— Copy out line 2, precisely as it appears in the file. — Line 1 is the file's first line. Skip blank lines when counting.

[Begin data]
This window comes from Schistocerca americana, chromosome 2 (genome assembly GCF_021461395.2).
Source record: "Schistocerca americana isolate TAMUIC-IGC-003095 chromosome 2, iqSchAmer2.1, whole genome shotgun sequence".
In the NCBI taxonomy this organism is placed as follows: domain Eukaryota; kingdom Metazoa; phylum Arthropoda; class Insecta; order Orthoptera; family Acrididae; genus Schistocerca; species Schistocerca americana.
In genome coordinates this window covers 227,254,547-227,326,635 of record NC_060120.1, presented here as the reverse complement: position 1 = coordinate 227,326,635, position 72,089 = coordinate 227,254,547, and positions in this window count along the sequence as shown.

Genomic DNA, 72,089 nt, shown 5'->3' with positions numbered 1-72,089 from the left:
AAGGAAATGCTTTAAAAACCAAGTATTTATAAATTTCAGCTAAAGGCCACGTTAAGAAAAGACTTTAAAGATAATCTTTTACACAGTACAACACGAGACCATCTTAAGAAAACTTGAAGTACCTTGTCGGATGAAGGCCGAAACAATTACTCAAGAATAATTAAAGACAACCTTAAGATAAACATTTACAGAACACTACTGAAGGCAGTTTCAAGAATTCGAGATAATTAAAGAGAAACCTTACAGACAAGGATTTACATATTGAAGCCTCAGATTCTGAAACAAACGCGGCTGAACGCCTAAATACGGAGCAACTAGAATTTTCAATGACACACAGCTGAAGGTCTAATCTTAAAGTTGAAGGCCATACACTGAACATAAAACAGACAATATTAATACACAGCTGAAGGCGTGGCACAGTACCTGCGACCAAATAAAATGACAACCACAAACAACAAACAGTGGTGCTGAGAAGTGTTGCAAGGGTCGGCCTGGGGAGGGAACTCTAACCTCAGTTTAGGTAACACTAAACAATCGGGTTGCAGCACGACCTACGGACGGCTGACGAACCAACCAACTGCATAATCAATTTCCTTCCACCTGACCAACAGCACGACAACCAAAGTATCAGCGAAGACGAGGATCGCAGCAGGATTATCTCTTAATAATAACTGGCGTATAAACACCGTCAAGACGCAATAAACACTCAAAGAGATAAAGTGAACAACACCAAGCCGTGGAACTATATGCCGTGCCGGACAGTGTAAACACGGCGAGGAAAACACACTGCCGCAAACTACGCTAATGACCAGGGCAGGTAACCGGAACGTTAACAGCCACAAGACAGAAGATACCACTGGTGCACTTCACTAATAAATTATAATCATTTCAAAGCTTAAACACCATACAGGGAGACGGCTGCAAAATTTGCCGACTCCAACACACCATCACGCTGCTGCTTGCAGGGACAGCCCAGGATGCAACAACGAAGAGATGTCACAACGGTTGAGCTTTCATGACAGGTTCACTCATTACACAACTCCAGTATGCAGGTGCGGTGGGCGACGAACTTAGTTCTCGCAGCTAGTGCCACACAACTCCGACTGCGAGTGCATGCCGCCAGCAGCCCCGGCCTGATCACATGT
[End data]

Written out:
Source record: "Schistocerca americana isolate TAMUIC-IGC-003095 chromosome 2, iqSchAmer2.1, whole genome shotgun sequence".